The Circadian T3 Method (CT3M) for Adrenal FatigueNovember 03, 2014
The Circadian T3 Method (CT3M) for Adrenal Fatigue
Reference: Recovering with T3 by Paul Robinson
This is a very simple idea, wrapped up in some complex physiology. To date, we have defined “adrenal fatigue” as someone who is exhausted when they wake up, can’t get out of bed, need three cups of coffee to do anything, and don’t feel rested all day long. When you measure their salivary cortisols four times in a day, you see low morning and/or noon cortisol levels. To date, in traditional Internal Medicine, we have said there is nothing particularly wrong with that, and tell you to go to bed on a regular basis and see an endocrine doctor who says, “There is no such thing as adrenal fatigue!%$&!”. Ok, ok.
But in traditional anti-aging medicine, we have stated that you have to deal with your adrenals first BEFORE you start to replace thyroid hormone. We acknowledge adrenal fatigue and have lots of relatively slow-acting responses to it, mostly using self-care methods like extra sleep, laughter, friendship, hobbies, and time off from your stressor. A few Chinese herbs and supposedly, you get better.
Both thyroid hormone and cortisol affect energy – thyroid sets the idle on your engine, cortisol goes out and mobilizes the fuel to be burned. Both are needed to have good energy. Cortisol is clearly secreted in circadian fashion, with multiple small bursts of ACTH in the early morning hours – an hour or so before awakening. ACTH is made by your pituitary and stimulates your adrenals to make cortisol. The CT3M method that Paul Robinson supports is based on the premise that you can’t make cortisol in your adrenals if you don’t have the free T3 hormone that your body needs at the right time of day. If you are just taking T4 (traditional Synthroid) you are taking the pro-hormone that your body has to alter by lopping off one iodine and turning it into the active hormone called T3. The enzyme that does that, de-iodinase, is based on selenium. If you don’t have enough selenium, you might not be able to activate thyroid hormones. For that, and many other reasons, you may end up with insufficient T3 hormone to satisfy your adrenal glands. Particularly, by taking T4 (or Synthroid) at one time of day, your effective T3 in the early morning when you are making ACTH may be too low to be effective.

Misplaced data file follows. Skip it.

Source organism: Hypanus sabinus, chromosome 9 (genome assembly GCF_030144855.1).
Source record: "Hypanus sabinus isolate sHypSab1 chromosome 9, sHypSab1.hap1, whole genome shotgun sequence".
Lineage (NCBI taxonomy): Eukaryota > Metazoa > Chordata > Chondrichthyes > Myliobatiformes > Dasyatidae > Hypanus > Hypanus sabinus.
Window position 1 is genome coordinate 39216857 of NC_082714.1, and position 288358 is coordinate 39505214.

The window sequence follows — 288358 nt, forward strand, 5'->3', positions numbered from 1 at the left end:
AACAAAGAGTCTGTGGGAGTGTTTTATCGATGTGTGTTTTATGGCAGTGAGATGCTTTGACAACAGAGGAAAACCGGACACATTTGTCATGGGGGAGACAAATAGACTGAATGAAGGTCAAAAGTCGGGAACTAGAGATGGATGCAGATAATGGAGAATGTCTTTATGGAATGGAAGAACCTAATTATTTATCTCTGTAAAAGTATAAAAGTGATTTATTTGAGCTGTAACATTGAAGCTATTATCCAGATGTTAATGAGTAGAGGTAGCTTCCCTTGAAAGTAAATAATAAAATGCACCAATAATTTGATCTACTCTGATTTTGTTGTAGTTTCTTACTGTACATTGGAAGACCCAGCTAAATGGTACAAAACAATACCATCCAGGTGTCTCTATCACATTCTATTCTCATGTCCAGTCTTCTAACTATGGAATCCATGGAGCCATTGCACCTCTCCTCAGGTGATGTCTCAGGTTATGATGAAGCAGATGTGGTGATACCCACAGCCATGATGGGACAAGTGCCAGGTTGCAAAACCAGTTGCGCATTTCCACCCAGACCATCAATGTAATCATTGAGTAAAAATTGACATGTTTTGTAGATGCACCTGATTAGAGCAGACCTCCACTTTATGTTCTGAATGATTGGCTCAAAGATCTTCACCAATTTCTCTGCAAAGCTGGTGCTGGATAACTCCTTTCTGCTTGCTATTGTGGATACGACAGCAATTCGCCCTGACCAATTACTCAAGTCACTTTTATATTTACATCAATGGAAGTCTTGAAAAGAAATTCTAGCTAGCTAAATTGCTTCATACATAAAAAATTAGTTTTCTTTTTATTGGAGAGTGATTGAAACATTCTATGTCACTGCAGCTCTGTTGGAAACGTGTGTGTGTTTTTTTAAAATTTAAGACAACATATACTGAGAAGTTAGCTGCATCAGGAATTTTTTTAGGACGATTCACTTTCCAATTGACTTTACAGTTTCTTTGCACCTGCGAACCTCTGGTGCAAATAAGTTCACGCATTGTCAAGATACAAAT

So, it’s actually low T3 at a critical time of day that leads to low cortisol. (That’s the hypothesis.) Without sufficient T3 at the right time of day, your adrenal glands make no cortisol because they just don’t have enough “umph” to get off the couch and do their job. What’s the method? Consider taking pure T3 (or natural desiccated thyroid with T3 in it) one and one-half hours prior to your wake-up time. If that’s 6 am, do it at 4:30. If it’s 8, do it at 6:30. We want you to have another full 90-minute sleep cycle after that dose. You have to prepare carefully and lay out the dose on your bedside table with a sip of water, not waking up too much. The usual starting dose is at least 5 mcg of T3, maybe 10. The theory is that taking the free T3 at that time will provide the critical metabolic hormone to your adrenals and pituitary just at the point in time when they are producing pulsatile ACTH and subsequent pulsatile cortisol.
The key is that you don’t use sustained release thyroid. If you feel a wee bit better and have more energy upon awakening, that may be attributable to the T3 itself, but also to the fact that your cortisol is responding nicely. Prove it by taking another saliva series and see if your lab confirms your improvement in symptoms.
WWW. What Will Work for Me. I have so many clients with exhaustion and early morning fatigue for whom our traditional methods of help have been slow or ineffective. T3 is a touchy hormone. There are reasonable concerns about too much T3 causing heart rhythm disorders, cognitive decline, and bone loss so it needs careful supervision and monitoring. But when I hear credible clients say they weaned off their morning cortisol for the first time in years, I’m paying attention. This may be the opening of a door we hadn’t looked behind before. Time to look a little further.
- You make most of your cortisol in the late afternoon to match your activity level. T or F Answer: False. You make it in the morning, and that matches your activity level. That’s why most of us feel most energy and creativity first thing in the morning.
- Cortisol is made in your adrenal glands in response to ACTH secreted by your pituitary, in response to CRH secreted by your hypothalamus. T or F Answer: True
- It doesn’t matter what time of day you take your thyroid hormone. T or F Answer: That’s what we have typically said.
- Too much thyroid can cause fatigue too. T or F Answer: True. Many elderly have fatigue when over the top limit of normal thyroid range.
- T3 is needed for your adrenals to make adequate Coritisol – T or F. Answer: True, maybe. But maybe not as much as this method suggests. A very interesting idea for research. Cortisol is made in your adrenal glands in response to ACTH secreted by your pituitary, in response to CRH secreted by your hypothalamus. T or F
(Editor's Note: With the advent of CIRS or "mold disease" we now know the puzzle and cause of extreme, unremitting fatigue. The down regulation of cortisol is part and parcel of the entire gamut of hypothalamic and pituitary hormones down regulated by CIRS. Note inserted Jan7th, 2022)